If you are going to spend the best part of your life on stage pretending to be someone else then it is probably a sensible move to imitate a legend like Christy Moore.

That’s certainly the way Wexford man Liam Byrne, who has been performing the Christy tribute show since the turn of the century, feels.

He’s bringing the gig to Slane’s Village Inn next Saturday night, (March 12th), and is well aware he will be likely be facing an audience containing Moore family members.

He told Meath Live, ‘I know Christy’s mother was from the Yellow Furze and that he has cousins around Slane but look every show I do I am conscious that most of the audience are Christy fans anyway so you always have to deliver.

I’m often asked has Christy ever been to any of my gigs and the answer is no I have been to plenty of his though!

He is aware of me I know that because he referenced the show in Hot Press, he made an interesting point saying that when he started off as a tribute act himself.

His point was that although it didn’t say it on the posters he was a tribute to the Clancy brothers as he sang their songs and wore an Aran sweater, so it seems he knows about me.

How it all started was I was looking for something to give me an edge in getting a gig and as I have the same idea of playing to an audience as Christy has, a few songs and a bit of craic and banter, it was an easy choice.’

The show has taken him across the world and on one occasion while entering Australia he had a bit of explaining to do.

He recalls, ‘ They’re fairly particular about who or what they let in to Australia and I had a bodhrán with me, I had it in a bag that looked like a computer case.

The female customs officer opened the case and asked me what it was, I said it was an Irish laptop, she didn’t see the funny side of it!’

The tribute shows work on these shores but sometimes people just don’t get it.

I was playing a gig in a bar in Waterford one night and a Brazilian girl who was working in the city as a Nanny came up to me and asked would I sign two of Christy’s albums.

I had to explain to her that I wasn’t actually Christy Moore and she was ever so disappointed.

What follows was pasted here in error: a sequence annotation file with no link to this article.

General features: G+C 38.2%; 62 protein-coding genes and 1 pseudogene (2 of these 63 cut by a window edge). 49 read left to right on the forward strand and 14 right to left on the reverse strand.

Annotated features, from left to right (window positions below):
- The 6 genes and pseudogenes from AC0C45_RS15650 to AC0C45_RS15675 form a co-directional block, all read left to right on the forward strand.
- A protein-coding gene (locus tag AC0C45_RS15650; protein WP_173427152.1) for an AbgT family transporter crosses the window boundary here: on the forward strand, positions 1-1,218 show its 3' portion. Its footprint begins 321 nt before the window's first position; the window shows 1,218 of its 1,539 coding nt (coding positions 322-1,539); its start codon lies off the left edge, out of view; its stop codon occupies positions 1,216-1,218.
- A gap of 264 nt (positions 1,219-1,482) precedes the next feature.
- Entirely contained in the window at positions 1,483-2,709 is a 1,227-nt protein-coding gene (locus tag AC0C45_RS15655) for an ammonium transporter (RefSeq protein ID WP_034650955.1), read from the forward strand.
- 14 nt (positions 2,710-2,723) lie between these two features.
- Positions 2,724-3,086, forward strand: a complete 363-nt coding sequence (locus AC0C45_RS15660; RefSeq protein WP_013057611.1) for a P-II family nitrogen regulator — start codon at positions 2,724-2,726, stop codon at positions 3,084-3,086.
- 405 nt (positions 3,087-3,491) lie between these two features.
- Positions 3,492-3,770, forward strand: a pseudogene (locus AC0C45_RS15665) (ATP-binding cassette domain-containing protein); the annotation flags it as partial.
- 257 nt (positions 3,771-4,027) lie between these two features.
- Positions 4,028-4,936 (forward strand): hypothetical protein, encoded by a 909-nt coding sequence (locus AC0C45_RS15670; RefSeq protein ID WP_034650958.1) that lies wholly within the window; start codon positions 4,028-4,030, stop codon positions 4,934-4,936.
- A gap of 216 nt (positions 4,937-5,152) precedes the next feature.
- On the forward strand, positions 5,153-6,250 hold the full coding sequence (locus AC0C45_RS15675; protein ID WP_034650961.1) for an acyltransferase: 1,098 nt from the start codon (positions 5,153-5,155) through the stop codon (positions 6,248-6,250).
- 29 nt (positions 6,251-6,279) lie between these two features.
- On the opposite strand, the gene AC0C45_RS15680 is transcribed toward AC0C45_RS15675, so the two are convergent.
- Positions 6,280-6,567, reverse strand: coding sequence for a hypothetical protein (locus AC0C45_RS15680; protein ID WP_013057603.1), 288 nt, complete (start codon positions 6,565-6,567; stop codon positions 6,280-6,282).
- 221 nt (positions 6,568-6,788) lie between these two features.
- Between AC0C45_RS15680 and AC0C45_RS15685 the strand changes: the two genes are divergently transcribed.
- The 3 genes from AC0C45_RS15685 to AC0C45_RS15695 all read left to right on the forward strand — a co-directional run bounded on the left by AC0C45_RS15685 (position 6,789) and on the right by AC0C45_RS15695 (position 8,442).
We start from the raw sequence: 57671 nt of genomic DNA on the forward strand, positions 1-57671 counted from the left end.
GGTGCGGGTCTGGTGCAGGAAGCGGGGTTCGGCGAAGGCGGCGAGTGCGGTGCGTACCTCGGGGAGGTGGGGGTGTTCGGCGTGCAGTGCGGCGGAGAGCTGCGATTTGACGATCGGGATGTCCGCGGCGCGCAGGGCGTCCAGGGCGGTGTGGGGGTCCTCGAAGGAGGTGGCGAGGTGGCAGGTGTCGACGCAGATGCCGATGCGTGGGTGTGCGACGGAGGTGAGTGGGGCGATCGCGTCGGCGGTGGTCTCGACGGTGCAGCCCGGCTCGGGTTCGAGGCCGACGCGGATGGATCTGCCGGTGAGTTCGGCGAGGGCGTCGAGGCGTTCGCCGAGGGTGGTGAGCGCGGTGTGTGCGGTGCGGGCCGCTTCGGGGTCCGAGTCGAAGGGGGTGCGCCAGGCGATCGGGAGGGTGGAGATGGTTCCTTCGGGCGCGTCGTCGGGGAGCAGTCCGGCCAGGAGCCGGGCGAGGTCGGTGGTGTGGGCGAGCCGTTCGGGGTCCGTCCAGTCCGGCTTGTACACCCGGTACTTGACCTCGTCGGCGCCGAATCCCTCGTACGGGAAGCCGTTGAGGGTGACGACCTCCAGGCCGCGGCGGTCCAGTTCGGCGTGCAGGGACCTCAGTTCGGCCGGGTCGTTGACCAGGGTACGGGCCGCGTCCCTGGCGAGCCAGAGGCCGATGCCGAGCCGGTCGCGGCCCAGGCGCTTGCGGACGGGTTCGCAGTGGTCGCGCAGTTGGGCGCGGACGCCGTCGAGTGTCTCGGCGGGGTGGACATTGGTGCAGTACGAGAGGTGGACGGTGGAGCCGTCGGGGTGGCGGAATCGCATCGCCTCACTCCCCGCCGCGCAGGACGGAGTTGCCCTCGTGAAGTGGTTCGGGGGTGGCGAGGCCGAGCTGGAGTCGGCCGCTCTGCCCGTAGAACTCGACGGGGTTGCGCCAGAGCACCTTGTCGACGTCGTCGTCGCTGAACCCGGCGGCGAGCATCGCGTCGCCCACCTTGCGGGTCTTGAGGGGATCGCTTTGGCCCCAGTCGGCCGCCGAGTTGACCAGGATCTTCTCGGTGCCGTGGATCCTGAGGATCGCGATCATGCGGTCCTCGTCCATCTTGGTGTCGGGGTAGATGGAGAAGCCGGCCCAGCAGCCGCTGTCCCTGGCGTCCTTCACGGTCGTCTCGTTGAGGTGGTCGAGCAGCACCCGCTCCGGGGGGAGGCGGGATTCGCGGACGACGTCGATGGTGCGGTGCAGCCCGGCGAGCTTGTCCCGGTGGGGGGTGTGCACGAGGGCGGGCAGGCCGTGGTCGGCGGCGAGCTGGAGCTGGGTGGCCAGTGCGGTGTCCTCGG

On the way home I remembered Christy had a show coming up in Enniscorthy so I stopped off and bought her two tickets for that, met her there and brought her to see Christy who duly signed the albums.’

An important part of all Moore gigs is the singers interaction with the audience, which at times sees Christy calling order if the crowd is talking over a song.

Byrne’s had to intervene in his own shows as well.

Not to the point of saying F**k up talking or leave, but I have a few well rehearsed out downs right enough.

Mainly what I find, and to this day it takes me aback, is when I look down from the stage and see people really getting into it and reacting to a song, it brings it home to me just how much Moore means to folk…

Back in 2013 I kind of thought the tribute show had run its course and started to row back from it, I suppose I was a bit wore out doing Christy night after night, but the strangest thing happened, the phone never stopped ringing with people wanting to book me.

I kind of realised at that stage I am stuck with it for life and also realised just how much Christy is idolised.’

Liam has an encyclopaedic recall of all of Christy’s classics, and says he has yet to be caught out by being asked to sing one he doesn’t know.

So far I have always been able to deliver but there are really hardcore fans out there who request some of his lesser known songs.’

And then there are those who join in with the old favourites.

I was playing a students union gig in Dundalk IT one night and started into Lisdoonvarna when all of a sudden I noticed tere was nobody sitting in front of me they had all come upo on the stage beside me and were singing along.

My two personal favourites are Hey Santy and the Dunnes Stores song, the most difficult one to do is Little Musgrave but the one that really defines Moore is Viva La Quinta Brigada.

He wrote that while living in Spain, he gathered the information and penned a classic that has everything a great story, brilliant melody and a fantastic beat.

It’s a song that comes into its own with a live audience.’

It’s certain to get that in Slane this Saturday.

 

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